Get a grip on roadworks accessibility, Bristol


The Frome Greenway has been closed for more than half a year, and nobody seems to care. I chatted about it in this video I made about Bristol’s camouflaged cycleways. The Frome Greenway starts/ends on Castlemead, at the foot of the Castlemead Tower office block, and specifically at a drop kerb adjacent to a pedestrian crossing that lets you enter/exit the carriageway. It’s one of those facilities that Boris Johnson once described as “fiddly things” — a cobbling together of bits of shared use rather than a coherent cycleway — but it’s quite handy all the same, I use it a lot when heading out of town from Horsefair. The pedestrian crossing has been, legitimately, closed for months, because the pavement opposite Casltemead is closed while the cladding is removed from the Harvey Nichols apartments, so the crossing goes nowhere. The cycleway dropped kerb is also closed, with no such legitimate reason, blocked off with a barrier that keeps getting moved back across it, presumably because the “fiddly thing” is so unrecognisable as a cycleway that the construction team don’t realise what they’re doing. Perhaps the council which built the thing with much fanfare only a decade or so ago have forgotten it’s there too. I reported it to them months ago, but got no response and nothing has changed.

These past couple of weeks, utilities works have been taking place on New Thomas Street, next to Gardiner Haskins, on one of the main signed cycle routes to the Railway Path. They’ve reduced the road to a single lane width. Despite New Thomas Street being very inessential as a through route for motor traffic, through traffic has been maintained with two-way traffic signals. Except, New Thomas Street has a side-street off it, Straight Street — which is, in fact, the way that main cycle route goes — which has been omitted from the signal controls, despite being mid way along the controlled section. Presumably because Straight Street is not accessible to motor vehicles, so the construction crew thought nothing of it. Now cyclists heading towards the Railway Path enter a narrowed carriageway where the other road users are under signal control and will assume they have sole right of way — and neither party will have warning of that situation.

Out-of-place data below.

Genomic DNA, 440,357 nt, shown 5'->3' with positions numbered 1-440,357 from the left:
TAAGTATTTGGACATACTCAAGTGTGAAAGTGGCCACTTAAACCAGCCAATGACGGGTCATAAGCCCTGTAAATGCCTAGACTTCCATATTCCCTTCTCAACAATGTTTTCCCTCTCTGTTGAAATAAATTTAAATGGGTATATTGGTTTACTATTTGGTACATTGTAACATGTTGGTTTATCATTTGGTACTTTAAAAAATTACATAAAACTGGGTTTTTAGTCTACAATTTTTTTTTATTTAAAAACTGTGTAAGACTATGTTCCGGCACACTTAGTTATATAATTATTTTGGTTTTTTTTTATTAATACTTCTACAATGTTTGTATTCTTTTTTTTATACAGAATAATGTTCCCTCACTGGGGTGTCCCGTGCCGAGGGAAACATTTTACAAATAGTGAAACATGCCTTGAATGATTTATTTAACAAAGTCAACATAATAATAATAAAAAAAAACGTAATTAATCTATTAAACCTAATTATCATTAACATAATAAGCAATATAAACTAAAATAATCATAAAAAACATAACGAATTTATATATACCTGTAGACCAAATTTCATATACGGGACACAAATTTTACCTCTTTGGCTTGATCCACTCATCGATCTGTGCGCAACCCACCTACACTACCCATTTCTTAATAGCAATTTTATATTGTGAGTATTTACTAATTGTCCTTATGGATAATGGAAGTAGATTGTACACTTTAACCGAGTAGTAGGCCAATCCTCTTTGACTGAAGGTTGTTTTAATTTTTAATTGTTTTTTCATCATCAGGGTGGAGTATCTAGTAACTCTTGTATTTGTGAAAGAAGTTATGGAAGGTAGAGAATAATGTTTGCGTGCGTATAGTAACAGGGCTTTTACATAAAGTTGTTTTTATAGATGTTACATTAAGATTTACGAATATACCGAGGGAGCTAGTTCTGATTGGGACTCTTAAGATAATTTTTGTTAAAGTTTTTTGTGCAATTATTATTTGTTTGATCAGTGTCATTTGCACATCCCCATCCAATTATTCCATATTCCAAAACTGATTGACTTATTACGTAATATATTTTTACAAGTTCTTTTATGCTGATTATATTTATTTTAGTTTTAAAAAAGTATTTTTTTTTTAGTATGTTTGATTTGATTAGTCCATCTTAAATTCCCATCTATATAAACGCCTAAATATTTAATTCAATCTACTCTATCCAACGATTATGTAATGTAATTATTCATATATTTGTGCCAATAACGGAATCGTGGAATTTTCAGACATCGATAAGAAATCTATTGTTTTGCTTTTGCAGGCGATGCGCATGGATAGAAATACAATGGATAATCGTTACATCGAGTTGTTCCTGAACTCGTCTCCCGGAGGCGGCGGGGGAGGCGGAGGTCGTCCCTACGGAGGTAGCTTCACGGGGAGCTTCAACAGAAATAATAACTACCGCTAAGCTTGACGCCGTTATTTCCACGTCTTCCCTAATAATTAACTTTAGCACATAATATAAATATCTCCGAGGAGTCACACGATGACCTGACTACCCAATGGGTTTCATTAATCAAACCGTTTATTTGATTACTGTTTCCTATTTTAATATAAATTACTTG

There’s surely no need to maintain through traffic on a tiny, easily avoided backstreet like New Thomas Street for the duration of some utilities works, so long as property access is maintained. The section through the road works could have been turned into a temporary cycleway, and saved the wastefulness of running a set of temporary traffic lights.

Similar works were happening for a few days last week at the corner of Trinity Street and St Philip’s Road, the official start/end of the Railway Path — again, two-way signal control, though this time the cycle route was at least accommodated with a “cyclists dismount” sign, despite the Railway Path being by far the largest traffic flow at that junction.

Currently blocking the dropped kerb on a major walking and cycling route, with no alternative ramp or crossing.

Now roadworks have popped up along Pugs Lane, at Anvil Street and Avon Street — the pedestrian and cycle route leading up to Cheesegrater Bridge. They block the footways and dropped kerbs in places, but no ramps or crossing points have been provided for wheeled pavement users to go around or switch to the path opposite. Nor for that matter are there any such ramps for cyclists to bypass the blocked dropped kerbs on the cycle route — or any instructions or diversions for cyclists at all, suggesting that once again the team behind the works didn’t even notice, or care, that they were blocking a busy cycle route.

The overall impression is that no construction or utilities crew in Bristol cares in the slightest about non-motorised street users, and the council are making no effort to change the situation or to enforce even basic statutory regulations, let alone best practice.

In recent years in London, TfL has really got to grips with a lot of this kind of cowboy traffic management and utilities works. When a company wants to block the road or pavement, TfL makes sure they’re properly considering walking, cycling and the needs of disabled people. The default is no longer to preserve as much motor traffic flow as possible, and stuff everyone else, regardless of whether a route is even an important one for motor traffic. If a company wants to close a footway or cycleway for construction or utilities work, TfL will typically instruct them to close the street — or one lane of it — to make a temporary one. Or just as often, they’ll help the company to understand that with the right planning and kit, they don’t need a closure at all.

It took a lot of work to get them there — much of it from Michael Barratt at TfL, who for years has been training and advising construction and roadworks teams, and making site visits to enforce better practice. Bristol City Council needs a Michael Barratt — or at the very least least, to hire the actual Michael Barratt to give their teams a training course, if he offers such a thing.

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